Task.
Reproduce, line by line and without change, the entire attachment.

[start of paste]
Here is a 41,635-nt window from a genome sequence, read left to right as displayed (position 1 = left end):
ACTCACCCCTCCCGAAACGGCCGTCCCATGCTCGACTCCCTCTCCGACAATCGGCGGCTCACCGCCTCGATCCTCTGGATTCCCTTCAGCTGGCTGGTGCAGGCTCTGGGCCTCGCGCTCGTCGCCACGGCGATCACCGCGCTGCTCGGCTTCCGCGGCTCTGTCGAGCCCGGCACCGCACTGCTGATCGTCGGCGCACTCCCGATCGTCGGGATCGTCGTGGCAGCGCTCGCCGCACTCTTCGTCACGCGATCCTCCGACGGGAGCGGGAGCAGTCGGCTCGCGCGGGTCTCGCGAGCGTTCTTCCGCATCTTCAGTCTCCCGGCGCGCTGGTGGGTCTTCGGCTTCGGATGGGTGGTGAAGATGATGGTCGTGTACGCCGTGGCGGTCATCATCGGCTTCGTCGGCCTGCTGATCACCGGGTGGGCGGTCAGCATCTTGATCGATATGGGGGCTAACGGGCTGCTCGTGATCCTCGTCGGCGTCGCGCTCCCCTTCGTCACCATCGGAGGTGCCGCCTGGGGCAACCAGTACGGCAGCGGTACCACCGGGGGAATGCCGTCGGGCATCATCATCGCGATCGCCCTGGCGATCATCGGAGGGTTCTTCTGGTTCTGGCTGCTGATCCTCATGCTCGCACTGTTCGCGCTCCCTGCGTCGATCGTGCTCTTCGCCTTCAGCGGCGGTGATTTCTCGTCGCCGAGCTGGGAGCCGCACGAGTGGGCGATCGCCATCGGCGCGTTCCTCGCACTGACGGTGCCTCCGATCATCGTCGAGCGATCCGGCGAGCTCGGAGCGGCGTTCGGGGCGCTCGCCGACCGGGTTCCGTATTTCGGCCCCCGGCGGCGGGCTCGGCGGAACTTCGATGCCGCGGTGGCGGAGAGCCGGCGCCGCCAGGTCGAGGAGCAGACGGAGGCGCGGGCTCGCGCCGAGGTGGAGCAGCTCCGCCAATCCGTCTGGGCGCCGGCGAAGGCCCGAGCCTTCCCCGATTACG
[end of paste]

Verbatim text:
Here is a 41,635-nt window from a genome sequence, read left to right as displayed (position 1 = left end):
ACTCACCCCTCCCGAAACGGCCGTCCCATGCTCGACTCCCTCTCCGACAATCGGCGGCTCACCGCCTCGATCCTCTGGATTCCCTTCAGCTGGCTGGTGCAGGCTCTGGGCCTCGCGCTCGTCGCCACGGCGATCACCGCGCTGCTCGGCTTCCGCGGCTCTGTCGAGCCCGGCACCGCACTGCTGATCGTCGGCGCACTCCCGATCGTCGGGATCGTCGTGGCAGCGCTCGCCGCACTCTTCGTCACGCGATCCTCCGACGGGAGCGGGAGCAGTCGGCTCGCGCGGGTCTCGCGAGCGTTCTTCCGCATCTTCAGTCTCCCGGCGCGCTGGTGGGTCTTCGGCTTCGGATGGGTGGTGAAGATGATGGTCGTGTACGCCGTGGCGGTCATCATCGGCTTCGTCGGCCTGCTGATCACCGGGTGGGCGGTCAGCATCTTGATCGATATGGGGGCTAACGGGCTGCTCGTGATCCTCGTCGGCGTCGCGCTCCCCTTCGTCACCATCGGAGGTGCCGCCTGGGGCAACCAGTACGGCAGCGGTACCACCGGGGGAATGCCGTCGGGCATCATCATCGCGATCGCCCTGGCGATCATCGGAGGGTTCTTCTGGTTCTGGCTGCTGATCCTCATGCTCGCACTGTTCGCGCTCCCTGCGTCGATCGTGCTCTTCGCCTTCAGCGGCGGTGATTTCTCGTCGCCGAGCTGGGAGCCGCACGAGTGGGCGATCGCCATCGGCGCGTTCCTCGCACTGACGGTGCCTCCGATCATCGTCGAGCGATCCGGCGAGCTCGGAGCGGCGTTCGGGGCGCTCGCCGACCGGGTTCCGTATTTCGGCCCCCGGCGGCGGGCTCGGCGGAACTTCGATGCCGCGGTGGCGGAGAGCCGGCGCCGCCAGGTCGAGGAGCAGACGGAGGCGCGGGCTCGCGCCGAGGTGGAGCAGCTCCGCCAATCCGTCTGGGCGCCGGCGAAGGCCCGAGCCTTCCCCGATTACG